# How to Calculate the Area of a Regular Polygon

A *regular polygon *is equilateral (it has equal sides) and equiangular (it has equal angles). To find the area of a regular polygon, you use an *apothem* — a segment that joins the polygon’s center to the midpoint of any side and that is perpendicular to that side (segment *HM* in the following figure is an apothem).

You use the following formula to find the area of a regular polygon:

So what’s the area of the hexagon shown above?

You need the perimeter, and to get that you need to use the fact that triangle *OMH* is a triangle (you deduce that by noticing that angle *OHG* makes up a sixth of the way around point *H* and is thus a sixth of 360 degrees, or 60 degrees; and then that angle *OHM* is half of that, or 30 degrees).

In a triangle, the long leg is times as long as the short leg, so that gives a length of 10. is twice that, or 20, and thus the perimeter is six times that or 120. Now just plug everything into the area formula:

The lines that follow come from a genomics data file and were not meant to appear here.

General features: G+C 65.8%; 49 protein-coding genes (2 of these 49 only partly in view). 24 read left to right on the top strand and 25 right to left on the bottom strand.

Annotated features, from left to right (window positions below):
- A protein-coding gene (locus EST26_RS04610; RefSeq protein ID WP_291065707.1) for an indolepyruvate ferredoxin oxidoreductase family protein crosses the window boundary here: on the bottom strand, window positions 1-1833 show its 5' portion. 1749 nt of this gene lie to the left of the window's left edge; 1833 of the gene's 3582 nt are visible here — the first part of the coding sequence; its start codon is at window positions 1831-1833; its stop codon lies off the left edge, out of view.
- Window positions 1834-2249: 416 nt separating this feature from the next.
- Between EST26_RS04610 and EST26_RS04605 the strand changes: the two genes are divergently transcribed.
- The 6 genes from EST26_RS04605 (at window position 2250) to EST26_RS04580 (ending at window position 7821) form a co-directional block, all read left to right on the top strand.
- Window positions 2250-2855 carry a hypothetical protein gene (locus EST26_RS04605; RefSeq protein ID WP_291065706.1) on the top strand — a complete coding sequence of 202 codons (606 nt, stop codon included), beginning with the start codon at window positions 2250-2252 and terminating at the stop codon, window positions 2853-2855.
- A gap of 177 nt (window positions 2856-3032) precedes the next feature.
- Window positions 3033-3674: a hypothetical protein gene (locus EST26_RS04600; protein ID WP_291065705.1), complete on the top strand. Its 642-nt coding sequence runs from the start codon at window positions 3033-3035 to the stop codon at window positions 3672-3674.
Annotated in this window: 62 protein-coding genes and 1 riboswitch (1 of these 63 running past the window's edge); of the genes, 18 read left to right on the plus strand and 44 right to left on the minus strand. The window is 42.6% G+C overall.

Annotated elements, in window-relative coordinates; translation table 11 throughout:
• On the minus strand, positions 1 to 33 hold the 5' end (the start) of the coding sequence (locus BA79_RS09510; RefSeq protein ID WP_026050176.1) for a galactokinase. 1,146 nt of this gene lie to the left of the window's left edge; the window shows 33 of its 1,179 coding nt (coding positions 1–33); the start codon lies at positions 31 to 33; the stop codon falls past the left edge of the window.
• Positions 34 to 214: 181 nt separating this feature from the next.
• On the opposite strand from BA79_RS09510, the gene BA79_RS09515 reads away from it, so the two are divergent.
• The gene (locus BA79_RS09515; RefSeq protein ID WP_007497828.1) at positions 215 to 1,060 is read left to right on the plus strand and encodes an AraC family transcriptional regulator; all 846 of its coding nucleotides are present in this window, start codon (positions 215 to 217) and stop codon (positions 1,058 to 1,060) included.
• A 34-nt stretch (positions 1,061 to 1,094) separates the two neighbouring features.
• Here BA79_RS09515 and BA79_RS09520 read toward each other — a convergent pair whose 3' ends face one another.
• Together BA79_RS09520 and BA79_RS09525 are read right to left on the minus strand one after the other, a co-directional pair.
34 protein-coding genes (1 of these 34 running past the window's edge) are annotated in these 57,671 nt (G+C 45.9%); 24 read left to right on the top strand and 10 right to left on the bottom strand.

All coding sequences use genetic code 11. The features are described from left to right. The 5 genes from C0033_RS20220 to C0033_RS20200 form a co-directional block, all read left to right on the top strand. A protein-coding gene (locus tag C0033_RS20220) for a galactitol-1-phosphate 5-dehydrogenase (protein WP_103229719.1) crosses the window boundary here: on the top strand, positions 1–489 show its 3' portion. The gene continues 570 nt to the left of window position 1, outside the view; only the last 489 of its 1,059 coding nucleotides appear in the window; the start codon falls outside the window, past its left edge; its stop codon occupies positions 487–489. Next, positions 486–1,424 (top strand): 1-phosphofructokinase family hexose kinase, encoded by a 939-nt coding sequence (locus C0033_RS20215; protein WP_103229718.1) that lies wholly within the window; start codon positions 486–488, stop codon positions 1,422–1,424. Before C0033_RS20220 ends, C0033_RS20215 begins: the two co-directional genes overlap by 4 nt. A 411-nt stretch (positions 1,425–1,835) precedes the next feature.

You’re done.

You could use this regular polygon formula to figure the area of an equilateral triangle (which is the regular polygon with the fewest possible number of sides), but there are two other ways that are much easier. First, you can get the area of an equilateral triangle by just noting that it’s made up of two triangles. You can see how this works with triangle *OHG** *in the figure above. Second, the equilateral triangle has its own area formula so that’s a really easy way to go assuming you’ve got some available space on your gray matter hard drive:

**Area of an equilateral triangle:**** **Here’s the formula.